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  Providing resources and ideas for therapies and medical developments for Parkinson's disease:

 

Viruses and Parkinson's Disease:

There are a number of viruses (influenza A, corona viruses, Epstein-Barr virus, varicella zoster, hepatitis C virus, HIV, Japanese encephalitis virus, or West Nile virus) that can lead to Parkinson's like symptoms known as parkinsonism. Studies as far back as to the effects of the Spanish flu epidemic of 1918 showed that survivors had double the chance of developing Parkinson’s disease later in life. The mechanisms are not well understood and are typically observational.

References:
  • The role of viruses in neurodegenerative and neurobehavioral diseases (2014)
    DOI: 10.2174/187152731307141015122638
  • Occupational risk factors in Parkinson's disease (1999)
    Researchers at the University of British Columbia Hospital Movement Disorders Clinic noticed that teachers and health care workers accounted for an inordinately large proportion of their Parkinson's patients. Researchers hypothesized that an increased exposure to viral respiratory infections, including influenza, predisposed these workers to the development of Parkinson's disease. Employing a case-control design, they found that Parkinson's Disease was associated with being a teacher as well as working in the health care field.
    DOI: 10.1007/BF03404523

COVID-19 virus:

The year 2020 is known for the COVID-19 pandemic. While most survived, many were left with permanent ailments such as loss of smell, difficulty speaking, difficulty texting, slowed movement, tremors, eye movement abnormalities, impaired cognitive performance and impared lung function. It was the neurodegenerative Parkinsonism related hypophonia (slowness of speech), anosmia (loss of sense of smell), tremors and bradykinesia (slowness of movement) that began to forge a COVID-19 associated link to Parkinson's. There are studies linking Sars-CoV-2, the virus that causes COVID-19, with neurological deficits. It is assumed that the pathology is inflammation related and the fact that COVID-19 cases experience high levels of pro-inflammatory cytokines supports the argument. It has also been hypothesized that it is possible that SARS-CoV-2 infection may prompt protein misfolding and aggregation due to altered function including potential mitochondrial dysfunction, loss of proteostasis, autophagy dysfunction, inflammation, and endoplasmic reticulum stress. Other researchers have proposed the "multiple hit hypothesis", by which the combination of toxic stress and an inhibition of neuroprotective responses can lead to neuronal death.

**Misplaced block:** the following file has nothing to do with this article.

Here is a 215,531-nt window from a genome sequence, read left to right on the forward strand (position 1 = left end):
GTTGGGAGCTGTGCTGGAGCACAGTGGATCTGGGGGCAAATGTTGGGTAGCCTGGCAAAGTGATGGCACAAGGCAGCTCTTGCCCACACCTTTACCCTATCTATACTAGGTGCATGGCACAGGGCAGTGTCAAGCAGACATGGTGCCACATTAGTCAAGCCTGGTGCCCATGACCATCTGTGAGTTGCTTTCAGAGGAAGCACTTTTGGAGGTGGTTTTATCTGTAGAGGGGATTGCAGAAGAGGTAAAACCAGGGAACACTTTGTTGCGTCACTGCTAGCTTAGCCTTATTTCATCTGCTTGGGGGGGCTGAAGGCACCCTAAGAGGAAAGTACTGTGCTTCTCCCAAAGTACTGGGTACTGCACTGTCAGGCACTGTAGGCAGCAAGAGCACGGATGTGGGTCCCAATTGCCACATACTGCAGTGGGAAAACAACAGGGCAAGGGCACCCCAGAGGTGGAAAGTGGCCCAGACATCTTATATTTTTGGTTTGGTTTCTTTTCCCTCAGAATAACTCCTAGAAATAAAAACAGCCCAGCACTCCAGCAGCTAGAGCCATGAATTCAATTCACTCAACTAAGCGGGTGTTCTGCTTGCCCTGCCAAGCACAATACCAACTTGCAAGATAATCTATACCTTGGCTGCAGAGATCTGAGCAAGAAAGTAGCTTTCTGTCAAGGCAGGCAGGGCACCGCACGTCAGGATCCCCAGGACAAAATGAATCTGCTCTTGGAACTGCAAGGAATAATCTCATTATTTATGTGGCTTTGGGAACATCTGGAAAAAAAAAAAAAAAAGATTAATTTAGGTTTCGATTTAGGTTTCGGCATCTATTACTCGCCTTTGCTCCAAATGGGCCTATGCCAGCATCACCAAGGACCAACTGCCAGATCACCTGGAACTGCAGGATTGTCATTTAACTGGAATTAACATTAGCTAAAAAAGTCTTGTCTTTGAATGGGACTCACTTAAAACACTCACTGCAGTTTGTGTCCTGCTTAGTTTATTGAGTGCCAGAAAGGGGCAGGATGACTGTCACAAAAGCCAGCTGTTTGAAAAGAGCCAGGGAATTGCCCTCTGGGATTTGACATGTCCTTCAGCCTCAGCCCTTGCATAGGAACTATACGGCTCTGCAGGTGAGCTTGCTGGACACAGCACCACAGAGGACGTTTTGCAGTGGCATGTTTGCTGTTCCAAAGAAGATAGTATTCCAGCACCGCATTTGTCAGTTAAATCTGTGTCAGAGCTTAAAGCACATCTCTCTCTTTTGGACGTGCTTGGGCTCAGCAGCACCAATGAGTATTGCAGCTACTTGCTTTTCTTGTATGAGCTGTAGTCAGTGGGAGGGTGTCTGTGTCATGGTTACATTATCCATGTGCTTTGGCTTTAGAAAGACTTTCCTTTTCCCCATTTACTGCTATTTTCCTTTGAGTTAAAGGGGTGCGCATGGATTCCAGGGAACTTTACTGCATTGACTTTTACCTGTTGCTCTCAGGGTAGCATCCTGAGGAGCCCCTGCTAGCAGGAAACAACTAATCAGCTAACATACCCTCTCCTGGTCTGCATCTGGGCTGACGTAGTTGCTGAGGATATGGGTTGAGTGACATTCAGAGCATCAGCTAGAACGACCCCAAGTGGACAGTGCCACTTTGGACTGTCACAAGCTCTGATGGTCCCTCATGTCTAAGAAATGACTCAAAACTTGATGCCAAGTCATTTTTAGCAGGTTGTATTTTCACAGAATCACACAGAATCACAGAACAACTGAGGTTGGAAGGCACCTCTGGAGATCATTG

COVID-19/Sars-CoV-2 Therapeutics: COVID-19/Sars-CoV-2 Vaccines: References:

Epstein-Barr virus (EBV) encephalitis:

EBV patients have been observed to have Parkinson's like symptoms in as many as 36% of cases.

References:

Influenza A:

(Hong Kong H3N2 flu of 1968) On histopathological examination, viral antigens were discovered in the neurons of the hippocampus and the dopaminergic neurons of the substantia nigra. The researchers concluded that the substantia nigra could be a major target for neurovirulent forms of influenza A virus in humans as well; possibly causing Parkinson's disease.

References:

Asian Avian Influenza:

(HPA1 H5N1, H7N7) usually contracted direct or close contact with sick or dead poultry that were infected with the virus. A study found that shortly after H5N1 infection in the CNS, the animals appeared transiently bradykinetic with a distinguishable tremor. A 2009 study showed a significant loss of dopaminergic neurons in the substantia nigra pars compacta 60 days after infection.

References:

West Nile Virus:

(WNV encephalitis) acute viral infection of the substantia nigra pars compacta occurs in some patients, resulting in clinical Parkinsonian symptoms including cog-wheel rigidity, bradykinesia, and wide-based gait.

References:
  • Alpha-Synuclein, a Novel Viral Restriction FactorHiding in Plain Sight (2013)
    "Extrapyramidal disorders are frequently observed, and features of Parkinsonism may be seen."
    Paper also presents the hypothesis that alpha-synuclein is part of an anti-virus neuronal immune system and that when "repeated virus-induced changes in a-syn expression in neurons over time may place genetically susceptible individuals at risk for the development of PD". Supporting this argument is that the "olfactory bulb and the GI neurons are common sites of viral neuroinvasion into the CNS" and that an experiment with "a-syn knockout mice exhibited markedly increased virus-induced weight loss, mortality, and caspase 3-dependent neuronal injury".
    DOI: 10.1089/dna.2016.3488
  • Transient parkinsonism in west nile virus encephalitis (2003)
    Case study of two patients
    DOI: 10.1016/S0002-9343(03)00291-2

Other Viruses:

herpes simplex 1, Epstein-Barr, varicella zoster, hepatitis C, and influenza A virus can increase the risk of developing Parkinson's disease in the long-term. In 1958 it was reported that 0.3% of H1N1 "Asian Flu" patients reported neurological issues.

References:

 

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